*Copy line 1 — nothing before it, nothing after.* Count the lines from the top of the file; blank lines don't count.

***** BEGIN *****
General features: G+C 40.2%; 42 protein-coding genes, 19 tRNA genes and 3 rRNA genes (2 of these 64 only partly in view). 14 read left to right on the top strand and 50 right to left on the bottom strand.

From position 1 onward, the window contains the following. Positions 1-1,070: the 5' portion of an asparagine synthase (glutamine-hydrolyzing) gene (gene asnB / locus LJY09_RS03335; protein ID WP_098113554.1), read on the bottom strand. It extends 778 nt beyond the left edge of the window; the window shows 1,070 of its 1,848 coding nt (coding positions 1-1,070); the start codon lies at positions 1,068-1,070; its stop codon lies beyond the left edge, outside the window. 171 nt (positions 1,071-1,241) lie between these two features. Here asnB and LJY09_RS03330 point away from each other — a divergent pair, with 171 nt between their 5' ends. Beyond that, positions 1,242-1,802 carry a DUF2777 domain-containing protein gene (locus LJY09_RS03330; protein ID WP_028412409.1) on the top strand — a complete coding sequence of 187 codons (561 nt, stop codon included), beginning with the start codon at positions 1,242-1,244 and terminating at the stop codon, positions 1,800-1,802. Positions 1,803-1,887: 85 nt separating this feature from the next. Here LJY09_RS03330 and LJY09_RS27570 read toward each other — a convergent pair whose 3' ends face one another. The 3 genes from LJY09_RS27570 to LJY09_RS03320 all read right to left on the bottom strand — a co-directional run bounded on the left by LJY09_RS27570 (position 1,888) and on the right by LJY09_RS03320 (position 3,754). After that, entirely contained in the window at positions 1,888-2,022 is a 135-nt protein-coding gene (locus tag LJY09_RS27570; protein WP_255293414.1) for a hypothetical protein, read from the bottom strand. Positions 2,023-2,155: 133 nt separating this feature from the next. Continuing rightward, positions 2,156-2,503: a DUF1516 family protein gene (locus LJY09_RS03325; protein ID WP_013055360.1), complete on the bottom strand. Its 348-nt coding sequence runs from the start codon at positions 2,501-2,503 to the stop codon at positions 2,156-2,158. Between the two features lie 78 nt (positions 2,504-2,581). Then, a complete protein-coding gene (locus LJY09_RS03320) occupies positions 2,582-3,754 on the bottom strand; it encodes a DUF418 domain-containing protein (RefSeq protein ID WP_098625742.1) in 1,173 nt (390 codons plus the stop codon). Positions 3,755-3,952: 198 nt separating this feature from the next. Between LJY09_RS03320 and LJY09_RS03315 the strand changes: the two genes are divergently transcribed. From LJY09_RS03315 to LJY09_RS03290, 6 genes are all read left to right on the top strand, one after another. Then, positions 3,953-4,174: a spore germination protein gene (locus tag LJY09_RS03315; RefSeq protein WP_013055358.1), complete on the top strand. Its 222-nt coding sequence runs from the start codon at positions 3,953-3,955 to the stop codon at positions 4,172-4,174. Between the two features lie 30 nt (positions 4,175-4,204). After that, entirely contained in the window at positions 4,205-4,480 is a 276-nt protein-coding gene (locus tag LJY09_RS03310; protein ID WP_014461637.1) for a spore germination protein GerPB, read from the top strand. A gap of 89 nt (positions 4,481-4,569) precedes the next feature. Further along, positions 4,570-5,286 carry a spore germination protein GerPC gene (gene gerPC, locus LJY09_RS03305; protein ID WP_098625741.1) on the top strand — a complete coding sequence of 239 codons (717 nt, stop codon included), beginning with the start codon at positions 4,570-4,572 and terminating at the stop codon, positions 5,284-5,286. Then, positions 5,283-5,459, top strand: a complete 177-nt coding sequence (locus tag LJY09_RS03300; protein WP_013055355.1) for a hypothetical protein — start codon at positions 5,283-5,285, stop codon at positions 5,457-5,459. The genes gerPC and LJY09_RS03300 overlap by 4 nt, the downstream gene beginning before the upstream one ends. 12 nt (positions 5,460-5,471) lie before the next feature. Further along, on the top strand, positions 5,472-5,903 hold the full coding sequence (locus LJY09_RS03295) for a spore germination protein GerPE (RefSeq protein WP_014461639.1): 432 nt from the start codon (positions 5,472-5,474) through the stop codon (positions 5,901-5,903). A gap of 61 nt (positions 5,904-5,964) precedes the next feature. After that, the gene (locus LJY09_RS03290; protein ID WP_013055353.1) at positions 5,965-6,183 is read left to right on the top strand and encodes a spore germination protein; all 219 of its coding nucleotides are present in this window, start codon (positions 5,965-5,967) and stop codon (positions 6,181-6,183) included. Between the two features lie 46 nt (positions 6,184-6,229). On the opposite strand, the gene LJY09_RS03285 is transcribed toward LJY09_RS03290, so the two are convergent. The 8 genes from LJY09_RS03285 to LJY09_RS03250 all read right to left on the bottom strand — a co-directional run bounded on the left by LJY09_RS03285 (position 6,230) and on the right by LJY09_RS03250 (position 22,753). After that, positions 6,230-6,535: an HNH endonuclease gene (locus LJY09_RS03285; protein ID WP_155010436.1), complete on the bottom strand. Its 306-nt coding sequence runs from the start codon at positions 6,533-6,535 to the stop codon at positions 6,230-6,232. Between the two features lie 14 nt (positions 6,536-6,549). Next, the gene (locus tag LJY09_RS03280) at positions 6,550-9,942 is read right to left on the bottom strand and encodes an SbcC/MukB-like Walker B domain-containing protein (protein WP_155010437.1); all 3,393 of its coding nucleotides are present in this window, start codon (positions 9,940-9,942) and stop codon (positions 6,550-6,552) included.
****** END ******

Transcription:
General features: G+C 40.2%; 42 protein-coding genes, 19 tRNA genes and 3 rRNA genes (2 of these 64 only partly in view). 14 read left to right on the top strand and 50 right to left on the bottom strand.